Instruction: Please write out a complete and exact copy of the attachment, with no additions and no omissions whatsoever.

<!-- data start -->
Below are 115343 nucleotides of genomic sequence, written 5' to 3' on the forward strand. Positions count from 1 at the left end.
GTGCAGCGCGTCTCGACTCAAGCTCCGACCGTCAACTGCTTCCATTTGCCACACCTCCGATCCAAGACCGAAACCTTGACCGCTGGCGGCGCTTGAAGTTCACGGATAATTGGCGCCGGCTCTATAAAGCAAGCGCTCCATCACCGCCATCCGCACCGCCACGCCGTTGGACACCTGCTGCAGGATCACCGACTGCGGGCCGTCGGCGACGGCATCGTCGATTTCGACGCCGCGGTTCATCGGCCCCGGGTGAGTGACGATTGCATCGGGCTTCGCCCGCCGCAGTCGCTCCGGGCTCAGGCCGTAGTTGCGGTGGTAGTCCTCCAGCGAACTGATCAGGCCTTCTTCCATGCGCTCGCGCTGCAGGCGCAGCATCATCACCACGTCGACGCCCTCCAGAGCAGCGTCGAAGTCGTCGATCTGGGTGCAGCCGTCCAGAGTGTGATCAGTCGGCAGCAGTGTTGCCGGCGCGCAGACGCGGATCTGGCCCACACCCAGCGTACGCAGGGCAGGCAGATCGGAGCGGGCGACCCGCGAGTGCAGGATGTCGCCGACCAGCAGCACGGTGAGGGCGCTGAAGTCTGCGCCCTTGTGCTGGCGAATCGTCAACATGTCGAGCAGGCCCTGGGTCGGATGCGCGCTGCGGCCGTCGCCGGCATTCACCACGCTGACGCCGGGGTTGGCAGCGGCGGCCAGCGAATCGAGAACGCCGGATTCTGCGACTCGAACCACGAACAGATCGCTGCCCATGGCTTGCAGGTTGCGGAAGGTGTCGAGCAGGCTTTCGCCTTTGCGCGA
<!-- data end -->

Below are 115343 nucleotides of genomic sequence, written 5' to 3' on the forward strand. Positions count from 1 at the left end.
GTGCAGCGCGTCTCGACTCAAGCTCCGACCGTCAACTGCTTCCATTTGCCACACCTCCGATCCAAGACCGAAACCTTGACCGCTGGCGGCGCTTGAAGTTCACGGATAATTGGCGCCGGCTCTATAAAGCAAGCGCTCCATCACCGCCATCCGCACCGCCACGCCGTTGGACACCTGCTGCAGGATCACCGACTGCGGGCCGTCGGCGACGGCATCGTCGATTTCGACGCCGCGGTTCATCGGCCCCGGGTGAGTGACGATTGCATCGGGCTTCGCCCGCCGCAGTCGCTCCGGGCTCAGGCCGTAGTTGCGGTGGTAGTCCTCCAGCGAACTGATCAGGCCTTCTTCCATGCGCTCGCGCTGCAGGCGCAGCATCATCACCACGTCGACGCCCTCCAGAGCAGCGTCGAAGTCGTCGATCTGGGTGCAGCCGTCCAGAGTGTGATCAGTCGGCAGCAGTGTTGCCGGCGCGCAGACGCGGATCTGGCCCACACCCAGCGTACGCAGGGCAGGCAGATCGGAGCGGGCGACCCGCGAGTGCAGGATGTCGCCGACCAGCAGCACGGTGAGGGCGCTGAAGTCTGCGCCCTTGTGCTGGCGAATCGTCAACATGTCGAGCAGGCCCTGGGTCGGATGCGCGCTGCGGCCGTCGCCGGCATTCACCACGCTGACGCCGGGGTTGGCAGCGGCGGCCAGCGAATCGAGAACGCCGGATTCTGCGACTCGAACCACGAACAGATCGCTGCCCATGGCTTGCAGGTTGCGGAAGGTGTCGAGCAGGCTTTCGCCTTTGCGCGA